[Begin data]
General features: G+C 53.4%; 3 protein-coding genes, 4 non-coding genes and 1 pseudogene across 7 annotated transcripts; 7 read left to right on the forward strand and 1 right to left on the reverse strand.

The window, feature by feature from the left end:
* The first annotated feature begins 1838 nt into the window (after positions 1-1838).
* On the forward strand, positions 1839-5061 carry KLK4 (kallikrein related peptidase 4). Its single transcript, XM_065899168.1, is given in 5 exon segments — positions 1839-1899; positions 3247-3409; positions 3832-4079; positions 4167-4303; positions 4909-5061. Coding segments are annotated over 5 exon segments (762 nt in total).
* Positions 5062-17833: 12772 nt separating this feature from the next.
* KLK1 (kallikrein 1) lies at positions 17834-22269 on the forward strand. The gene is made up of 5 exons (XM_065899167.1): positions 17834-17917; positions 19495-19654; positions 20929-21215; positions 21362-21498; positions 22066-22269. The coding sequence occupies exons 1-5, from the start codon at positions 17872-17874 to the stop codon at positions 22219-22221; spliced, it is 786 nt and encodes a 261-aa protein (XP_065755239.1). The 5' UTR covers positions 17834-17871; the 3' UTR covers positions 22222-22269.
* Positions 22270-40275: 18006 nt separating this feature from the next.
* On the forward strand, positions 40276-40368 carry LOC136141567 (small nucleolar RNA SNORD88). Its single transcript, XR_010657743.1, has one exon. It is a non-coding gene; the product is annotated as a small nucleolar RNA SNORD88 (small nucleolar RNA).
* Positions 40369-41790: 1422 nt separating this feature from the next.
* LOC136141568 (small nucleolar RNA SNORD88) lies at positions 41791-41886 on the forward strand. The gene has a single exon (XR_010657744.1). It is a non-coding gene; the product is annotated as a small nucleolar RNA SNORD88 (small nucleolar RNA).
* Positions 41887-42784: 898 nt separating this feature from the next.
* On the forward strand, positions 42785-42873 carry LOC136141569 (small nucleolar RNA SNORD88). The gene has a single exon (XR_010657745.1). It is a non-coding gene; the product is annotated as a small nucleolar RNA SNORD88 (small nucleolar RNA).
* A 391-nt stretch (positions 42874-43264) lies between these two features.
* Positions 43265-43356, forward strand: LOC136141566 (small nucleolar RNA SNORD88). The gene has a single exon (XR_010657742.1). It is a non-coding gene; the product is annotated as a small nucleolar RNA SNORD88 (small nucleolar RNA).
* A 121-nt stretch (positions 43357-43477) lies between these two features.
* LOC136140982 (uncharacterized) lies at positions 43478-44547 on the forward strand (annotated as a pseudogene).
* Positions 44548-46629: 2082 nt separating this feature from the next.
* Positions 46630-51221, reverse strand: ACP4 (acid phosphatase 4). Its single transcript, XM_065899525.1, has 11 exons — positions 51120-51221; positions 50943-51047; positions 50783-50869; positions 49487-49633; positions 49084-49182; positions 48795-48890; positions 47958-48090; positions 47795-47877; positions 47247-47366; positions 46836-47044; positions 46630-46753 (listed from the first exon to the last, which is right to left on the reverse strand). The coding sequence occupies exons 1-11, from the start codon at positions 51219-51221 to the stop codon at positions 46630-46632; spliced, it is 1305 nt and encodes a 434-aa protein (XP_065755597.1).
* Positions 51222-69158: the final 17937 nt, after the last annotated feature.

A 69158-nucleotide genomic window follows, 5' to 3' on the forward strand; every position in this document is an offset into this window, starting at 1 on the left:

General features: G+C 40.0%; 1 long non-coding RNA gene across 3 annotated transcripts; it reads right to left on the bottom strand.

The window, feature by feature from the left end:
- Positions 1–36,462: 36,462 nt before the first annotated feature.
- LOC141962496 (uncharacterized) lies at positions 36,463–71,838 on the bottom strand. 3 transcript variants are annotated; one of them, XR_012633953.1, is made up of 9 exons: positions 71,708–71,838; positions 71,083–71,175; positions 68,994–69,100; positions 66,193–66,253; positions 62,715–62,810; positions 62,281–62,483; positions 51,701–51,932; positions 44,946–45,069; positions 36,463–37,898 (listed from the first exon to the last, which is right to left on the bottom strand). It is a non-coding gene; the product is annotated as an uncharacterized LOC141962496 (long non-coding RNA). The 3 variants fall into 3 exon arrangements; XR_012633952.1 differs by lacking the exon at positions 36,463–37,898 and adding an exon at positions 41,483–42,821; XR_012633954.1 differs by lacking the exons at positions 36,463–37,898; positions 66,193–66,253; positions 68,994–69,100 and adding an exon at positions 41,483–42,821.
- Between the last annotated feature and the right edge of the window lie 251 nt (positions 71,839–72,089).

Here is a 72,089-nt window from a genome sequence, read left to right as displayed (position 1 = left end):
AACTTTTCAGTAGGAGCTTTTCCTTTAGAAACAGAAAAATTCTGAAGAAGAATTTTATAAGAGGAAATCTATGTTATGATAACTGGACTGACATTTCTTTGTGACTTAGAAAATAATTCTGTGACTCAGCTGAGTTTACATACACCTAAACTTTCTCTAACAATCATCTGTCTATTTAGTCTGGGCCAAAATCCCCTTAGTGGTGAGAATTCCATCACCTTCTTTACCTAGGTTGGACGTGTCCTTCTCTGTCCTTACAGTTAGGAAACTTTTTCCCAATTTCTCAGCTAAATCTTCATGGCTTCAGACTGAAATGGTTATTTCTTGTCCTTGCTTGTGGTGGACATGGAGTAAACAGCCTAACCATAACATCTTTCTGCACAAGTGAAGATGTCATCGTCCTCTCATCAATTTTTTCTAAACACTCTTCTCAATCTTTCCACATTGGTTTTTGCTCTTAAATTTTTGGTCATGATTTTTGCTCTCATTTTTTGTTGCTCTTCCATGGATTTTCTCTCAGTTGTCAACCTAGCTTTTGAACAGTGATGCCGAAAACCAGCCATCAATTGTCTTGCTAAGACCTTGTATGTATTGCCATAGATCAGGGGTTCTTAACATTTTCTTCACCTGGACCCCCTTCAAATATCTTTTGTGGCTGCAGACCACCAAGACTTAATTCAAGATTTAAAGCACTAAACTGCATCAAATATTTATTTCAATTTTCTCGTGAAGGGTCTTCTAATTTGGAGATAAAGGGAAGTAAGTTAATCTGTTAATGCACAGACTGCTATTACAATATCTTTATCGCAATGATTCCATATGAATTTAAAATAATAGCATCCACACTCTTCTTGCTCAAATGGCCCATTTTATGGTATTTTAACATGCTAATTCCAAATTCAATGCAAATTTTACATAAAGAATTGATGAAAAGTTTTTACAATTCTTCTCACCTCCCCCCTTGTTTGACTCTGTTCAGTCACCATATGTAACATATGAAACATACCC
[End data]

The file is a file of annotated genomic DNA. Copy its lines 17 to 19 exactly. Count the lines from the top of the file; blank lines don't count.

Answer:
* Positions 44548-46629: 2082 nt separating this feature from the next.
* Positions 46630-51221, reverse strand: ACP4 (acid phosphatase 4). Its single transcript, XM_065899525.1, has 11 exons — positions 51120-51221; positions 50943-51047; positions 50783-50869; positions 49487-49633; positions 49084-49182; positions 48795-48890; positions 47958-48090; positions 47795-47877; positions 47247-47366; positions 46836-47044; positions 46630-46753 (listed from the first exon to the last, which is right to left on the reverse strand). The coding sequence occupies exons 1-11, from the start codon at positions 51219-51221 to the stop codon at positions 46630-46632; spliced, it is 1305 nt and encodes a 434-aa protein (XP_065755597.1).
* Positions 51222-69158: the final 17937 nt, after the last annotated feature.